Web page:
Peptic Ulcers & Gastritis

Peptic ulcers are open sores that develop on the inside lining of your stomach and the upper portion of your small intestine (duodenum).

Peptic ulcers include:

  • Stomach ulcers – Occurs in the inside of the stomach.
  • Duodenal ulcers – Occurs on the inside of the upper portion of your small intestion (duodenum).

Stomach ulcers occurs when the thick layer of mucus that protects your stomach from digestive juices is reduced. This allows the digestive acids to eat away at the tissues that line the stomach, causing an ulcer. The most common causes of peptic ulcers are infection with the bacterium Helicobacter pylori (H.pylori) or regular use of certain pain relievers etc.

Gastritis is the inflammation of the lining of stomach. The inflammation is most often the result of infection with the same bacterium that causes most stomach ulcer, H.pyloris. Gastritis can also  be caused by irritation due to excessive alcohol use, stress, bile reflux, or the use of certain medications.

Symptoms of Peptic Ulcers & Gastritis

  • Burning stomach pain.
  • Feeling of fullness, bloating or belching.
  • Intolerant to fatty foods.
  • Burping or acid reflux.
  • Heartburn
  • Nausea or recurrent upset stomach.
  • Weight loss & loss of appetite.
  • Hiccups
  • Abdominal pain.
  • Vomiting blood.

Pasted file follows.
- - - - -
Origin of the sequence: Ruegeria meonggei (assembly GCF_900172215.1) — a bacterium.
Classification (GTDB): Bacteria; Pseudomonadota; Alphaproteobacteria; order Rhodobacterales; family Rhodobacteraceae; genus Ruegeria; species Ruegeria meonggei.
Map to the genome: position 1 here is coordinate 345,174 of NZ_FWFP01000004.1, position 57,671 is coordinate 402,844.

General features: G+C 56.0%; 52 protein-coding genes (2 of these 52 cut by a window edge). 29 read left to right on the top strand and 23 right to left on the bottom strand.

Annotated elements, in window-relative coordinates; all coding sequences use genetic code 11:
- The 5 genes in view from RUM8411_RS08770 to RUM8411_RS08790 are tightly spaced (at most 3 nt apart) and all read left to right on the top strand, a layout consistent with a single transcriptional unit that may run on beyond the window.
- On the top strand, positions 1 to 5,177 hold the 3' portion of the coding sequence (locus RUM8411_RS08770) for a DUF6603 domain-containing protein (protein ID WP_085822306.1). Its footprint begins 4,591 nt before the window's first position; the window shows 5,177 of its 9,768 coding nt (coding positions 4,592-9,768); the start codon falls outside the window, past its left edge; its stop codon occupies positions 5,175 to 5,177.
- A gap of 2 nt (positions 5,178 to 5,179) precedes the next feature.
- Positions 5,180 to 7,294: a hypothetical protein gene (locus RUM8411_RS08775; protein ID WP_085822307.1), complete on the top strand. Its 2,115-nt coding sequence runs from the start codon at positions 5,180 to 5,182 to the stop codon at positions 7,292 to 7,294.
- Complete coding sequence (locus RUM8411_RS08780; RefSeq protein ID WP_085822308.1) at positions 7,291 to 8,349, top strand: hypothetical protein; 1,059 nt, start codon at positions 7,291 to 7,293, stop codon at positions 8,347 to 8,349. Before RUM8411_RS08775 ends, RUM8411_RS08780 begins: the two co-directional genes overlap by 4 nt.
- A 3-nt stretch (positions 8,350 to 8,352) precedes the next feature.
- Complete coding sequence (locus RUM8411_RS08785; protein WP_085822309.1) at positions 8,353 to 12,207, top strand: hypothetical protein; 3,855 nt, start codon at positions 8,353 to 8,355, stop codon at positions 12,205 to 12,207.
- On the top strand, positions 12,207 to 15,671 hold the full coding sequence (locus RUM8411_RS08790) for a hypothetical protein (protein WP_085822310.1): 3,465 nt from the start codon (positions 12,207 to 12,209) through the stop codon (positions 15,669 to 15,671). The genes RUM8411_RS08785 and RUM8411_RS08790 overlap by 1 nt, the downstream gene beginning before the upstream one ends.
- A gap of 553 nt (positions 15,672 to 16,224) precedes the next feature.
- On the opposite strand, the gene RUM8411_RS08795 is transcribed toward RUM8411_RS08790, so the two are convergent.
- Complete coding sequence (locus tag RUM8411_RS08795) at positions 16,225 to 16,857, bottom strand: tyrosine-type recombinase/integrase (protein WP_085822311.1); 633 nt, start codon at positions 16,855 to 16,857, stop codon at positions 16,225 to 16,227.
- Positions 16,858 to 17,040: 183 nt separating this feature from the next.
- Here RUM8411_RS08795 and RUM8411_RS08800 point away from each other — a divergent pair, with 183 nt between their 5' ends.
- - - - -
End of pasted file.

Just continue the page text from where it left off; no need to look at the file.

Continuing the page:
• Indigestion
  • A feeling of fullness in your upper abdomen particularly after eating.

Diet & Nutrition for Ulcers & Gastritis

A diet for ulcers and gastritis is a meal plan that limits foods that irritate your stomach. Certain foods may worsen symptoms such as stomach pain, bloating, heartburn or indigestion. An ulcer diet works by helping to promote healing, avoiding irritation to the lining of your stomach or duodenum, and limiting excess acid production.


  • Eat small, frequent meals. Your stomach may tolerate small, frequent meals better than large meals. Try to eat 5 to 6 small meals each day, rather than three large ones. Stomach acid is produced every time you eat, but large meals require much more of it for digestion, which can be irritating.
  • Finish up eating at least 2 to 3 hours before bedtime and try to stay upright for a few hours after your last bite for improved digestion and less acid reflux.
  • Be gentle on your system while your ulcer is healing by chewing your food well and eating slowly.



Fruits, vegetables, legumes, lean meat (poultry, lean beef), fish & seafood, eggs, fermented dairy foods (yogurt & cheese), olive oil, whole & cracked grains (whole wheat breads, oats, millet or sorghum, pasta & brown rice), green tea, fat free or low-fat dairy products. A healthy meal plan is low in unhealthy fats, salt and added sugar. Healthy fats include olive oil & canola oil.

Foods to avoid

Alcohol, coffee (regular, decaf), caffeinated foods & drinks, milk or cream, fatty meats, fried foods or high fat foods, heavily spiced foods, salty foods, citrus fruits & juices, tomatoes/tomato products, chocolate, green & black tea.